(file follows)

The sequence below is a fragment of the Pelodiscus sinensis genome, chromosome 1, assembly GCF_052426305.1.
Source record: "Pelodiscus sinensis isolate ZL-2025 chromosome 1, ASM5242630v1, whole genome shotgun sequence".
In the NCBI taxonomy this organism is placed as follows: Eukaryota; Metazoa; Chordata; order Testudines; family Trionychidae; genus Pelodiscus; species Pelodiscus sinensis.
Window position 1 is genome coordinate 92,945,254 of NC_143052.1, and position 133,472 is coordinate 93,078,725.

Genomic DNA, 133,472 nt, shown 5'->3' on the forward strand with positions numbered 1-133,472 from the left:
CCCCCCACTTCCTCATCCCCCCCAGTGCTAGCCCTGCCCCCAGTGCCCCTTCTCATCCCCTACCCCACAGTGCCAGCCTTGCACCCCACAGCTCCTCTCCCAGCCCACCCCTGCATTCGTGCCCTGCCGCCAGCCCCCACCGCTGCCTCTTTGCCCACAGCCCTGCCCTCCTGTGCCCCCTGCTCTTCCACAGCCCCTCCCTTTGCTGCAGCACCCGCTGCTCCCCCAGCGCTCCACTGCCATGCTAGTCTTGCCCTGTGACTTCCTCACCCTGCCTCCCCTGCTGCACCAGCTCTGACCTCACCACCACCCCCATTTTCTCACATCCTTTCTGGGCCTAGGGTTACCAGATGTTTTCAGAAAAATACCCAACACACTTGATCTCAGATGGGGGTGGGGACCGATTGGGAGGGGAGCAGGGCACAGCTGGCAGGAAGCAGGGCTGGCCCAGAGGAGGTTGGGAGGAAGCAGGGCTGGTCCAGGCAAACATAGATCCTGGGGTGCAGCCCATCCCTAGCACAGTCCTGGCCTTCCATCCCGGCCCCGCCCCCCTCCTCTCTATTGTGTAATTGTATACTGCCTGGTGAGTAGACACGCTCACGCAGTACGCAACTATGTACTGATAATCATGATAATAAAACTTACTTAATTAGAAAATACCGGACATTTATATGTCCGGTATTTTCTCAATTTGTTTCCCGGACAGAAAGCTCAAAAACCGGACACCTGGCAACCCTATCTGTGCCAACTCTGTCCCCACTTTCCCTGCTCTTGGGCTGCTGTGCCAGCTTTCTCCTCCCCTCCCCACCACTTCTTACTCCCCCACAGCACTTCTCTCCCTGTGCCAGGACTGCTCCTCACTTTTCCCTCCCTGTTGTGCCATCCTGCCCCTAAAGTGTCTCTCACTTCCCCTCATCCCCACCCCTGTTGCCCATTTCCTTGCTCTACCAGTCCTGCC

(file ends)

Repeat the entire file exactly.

The sequence below is a fragment of the Pelodiscus sinensis genome, chromosome 1, assembly GCF_052426305.1.
Source record: "Pelodiscus sinensis isolate ZL-2025 chromosome 1, ASM5242630v1, whole genome shotgun sequence".
In the NCBI taxonomy this organism is placed as follows: Eukaryota; Metazoa; Chordata; order Testudines; family Trionychidae; genus Pelodiscus; species Pelodiscus sinensis.
Window position 1 is genome coordinate 92,945,254 of NC_143052.1, and position 133,472 is coordinate 93,078,725.

Genomic DNA, 133,472 nt, shown 5'->3' on the forward strand with positions numbered 1-133,472 from the left:
CCCCCCACTTCCTCATCCCCCCCAGTGCTAGCCCTGCCCCCAGTGCCCCTTCTCATCCCCTACCCCACAGTGCCAGCCTTGCACCCCACAGCTCCTCTCCCAGCCCACCCCTGCATTCGTGCCCTGCCGCCAGCCCCCACCGCTGCCTCTTTGCCCACAGCCCTGCCCTCCTGTGCCCCCTGCTCTTCCACAGCCCCTCCCTTTGCTGCAGCACCCGCTGCTCCCCCAGCGCTCCACTGCCATGCTAGTCTTGCCCTGTGACTTCCTCACCCTGCCTCCCCTGCTGCACCAGCTCTGACCTCACCACCACCCCCATTTTCTCACATCCTTTCTGGGCCTAGGGTTACCAGATGTTTTCAGAAAAATACCCAACACACTTGATCTCAGATGGGGGTGGGGACCGATTGGGAGGGGAGCAGGGCACAGCTGGCAGGAAGCAGGGCTGGCCCAGAGGAGGTTGGGAGGAAGCAGGGCTGGTCCAGGCAAACATAGATCCTGGGGTGCAGCCCATCCCTAGCACAGTCCTGGCCTTCCATCCCGGCCCCGCCCCCCTCCTCTCTATTGTGTAATTGTATACTGCCTGGTGAGTAGACACGCTCACGCAGTACGCAACTATGTACTGATAATCATGATAATAAAACTTACTTAATTAGAAAATACCGGACATTTATATGTCCGGTATTTTCTCAATTTGTTTCCCGGACAGAAAGCTCAAAAACCGGACACCTGGCAACCCTATCTGTGCCAACTCTGTCCCCACTTTCCCTGCTCTTGGGCTGCTGTGCCAGCTTTCTCCTCCCCTCCCCACCACTTCTTACTCCCCCACAGCACTTCTCTCCCTGTGCCAGGACTGCTCCTCACTTTTCCCTCCCTGTTGTGCCATCCTGCCCCTAAAGTGTCTCTCACTTCCCCTCATCCCCACCCCTGTTGCCCATTTCCTTGCTCTACCAGTCCTGCC